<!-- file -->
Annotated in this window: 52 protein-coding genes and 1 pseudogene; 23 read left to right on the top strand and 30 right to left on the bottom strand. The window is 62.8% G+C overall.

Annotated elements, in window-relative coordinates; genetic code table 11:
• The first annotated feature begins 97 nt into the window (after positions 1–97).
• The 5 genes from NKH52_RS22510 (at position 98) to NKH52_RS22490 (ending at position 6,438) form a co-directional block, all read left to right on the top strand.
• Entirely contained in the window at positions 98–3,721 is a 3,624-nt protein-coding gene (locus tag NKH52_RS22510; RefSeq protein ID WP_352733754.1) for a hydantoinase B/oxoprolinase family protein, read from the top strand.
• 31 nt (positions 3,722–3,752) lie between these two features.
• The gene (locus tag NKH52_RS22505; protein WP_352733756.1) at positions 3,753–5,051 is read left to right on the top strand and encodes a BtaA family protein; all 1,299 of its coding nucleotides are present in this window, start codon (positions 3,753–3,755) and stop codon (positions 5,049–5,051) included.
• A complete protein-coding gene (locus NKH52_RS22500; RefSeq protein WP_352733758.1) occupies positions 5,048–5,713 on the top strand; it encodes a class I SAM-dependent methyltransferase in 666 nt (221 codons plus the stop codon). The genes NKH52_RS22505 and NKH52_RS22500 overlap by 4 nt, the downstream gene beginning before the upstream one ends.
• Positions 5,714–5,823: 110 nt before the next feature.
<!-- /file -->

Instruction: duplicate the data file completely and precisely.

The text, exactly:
Annotated in this window: 52 protein-coding genes and 1 pseudogene; 23 read left to right on the top strand and 30 right to left on the bottom strand. The window is 62.8% G+C overall.

Annotated elements, in window-relative coordinates; genetic code table 11:
• The first annotated feature begins 97 nt into the window (after positions 1–97).
• The 5 genes from NKH52_RS22510 (at position 98) to NKH52_RS22490 (ending at position 6,438) form a co-directional block, all read left to right on the top strand.
• Entirely contained in the window at positions 98–3,721 is a 3,624-nt protein-coding gene (locus tag NKH52_RS22510; RefSeq protein ID WP_352733754.1) for a hydantoinase B/oxoprolinase family protein, read from the top strand.
• 31 nt (positions 3,722–3,752) lie between these two features.
• The gene (locus tag NKH52_RS22505; protein WP_352733756.1) at positions 3,753–5,051 is read left to right on the top strand and encodes a BtaA family protein; all 1,299 of its coding nucleotides are present in this window, start codon (positions 3,753–3,755) and stop codon (positions 5,049–5,051) included.
• A complete protein-coding gene (locus NKH52_RS22500; RefSeq protein WP_352733758.1) occupies positions 5,048–5,713 on the top strand; it encodes a class I SAM-dependent methyltransferase in 666 nt (221 codons plus the stop codon). The genes NKH52_RS22505 and NKH52_RS22500 overlap by 4 nt, the downstream gene beginning before the upstream one ends.
• Positions 5,714–5,823: 110 nt before the next feature.